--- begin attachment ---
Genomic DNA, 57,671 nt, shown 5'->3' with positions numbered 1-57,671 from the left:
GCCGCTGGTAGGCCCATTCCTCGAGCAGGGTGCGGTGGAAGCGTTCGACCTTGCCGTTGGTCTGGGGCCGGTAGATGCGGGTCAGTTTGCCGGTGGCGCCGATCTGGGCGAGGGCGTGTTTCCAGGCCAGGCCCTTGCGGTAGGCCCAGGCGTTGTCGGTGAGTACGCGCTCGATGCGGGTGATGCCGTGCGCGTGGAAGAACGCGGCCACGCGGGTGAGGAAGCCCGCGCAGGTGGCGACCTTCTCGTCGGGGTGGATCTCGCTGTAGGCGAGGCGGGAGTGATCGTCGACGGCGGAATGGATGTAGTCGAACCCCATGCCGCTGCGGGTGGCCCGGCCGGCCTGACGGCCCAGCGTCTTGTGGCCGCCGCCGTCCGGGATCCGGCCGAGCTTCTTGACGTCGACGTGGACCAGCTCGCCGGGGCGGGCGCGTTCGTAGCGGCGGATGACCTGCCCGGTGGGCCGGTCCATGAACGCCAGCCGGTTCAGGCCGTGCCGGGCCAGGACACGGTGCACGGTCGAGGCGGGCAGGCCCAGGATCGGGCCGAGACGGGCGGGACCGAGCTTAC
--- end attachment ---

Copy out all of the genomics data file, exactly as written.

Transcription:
Genomic DNA, 57,671 nt, shown 5'->3' with positions numbered 1-57,671 from the left:
GCCGCTGGTAGGCCCATTCCTCGAGCAGGGTGCGGTGGAAGCGTTCGACCTTGCCGTTGGTCTGGGGCCGGTAGATGCGGGTCAGTTTGCCGGTGGCGCCGATCTGGGCGAGGGCGTGTTTCCAGGCCAGGCCCTTGCGGTAGGCCCAGGCGTTGTCGGTGAGTACGCGCTCGATGCGGGTGATGCCGTGCGCGTGGAAGAACGCGGCCACGCGGGTGAGGAAGCCCGCGCAGGTGGCGACCTTCTCGTCGGGGTGGATCTCGCTGTAGGCGAGGCGGGAGTGATCGTCGACGGCGGAATGGATGTAGTCGAACCCCATGCCGCTGCGGGTGGCCCGGCCGGCCTGACGGCCCAGCGTCTTGTGGCCGCCGCCGTCCGGGATCCGGCCGAGCTTCTTGACGTCGACGTGGACCAGCTCGCCGGGGCGGGCGCGTTCGTAGCGGCGGATGACCTGCCCGGTGGGCCGGTCCATGAACGCCAGCCGGTTCAGGCCGTGCCGGGCCAGGACACGGTGCACGGTCGAGGCGGGCAGGCCCAGGATCGGGCCGAGACGGGCGGGACCGAGCTTAC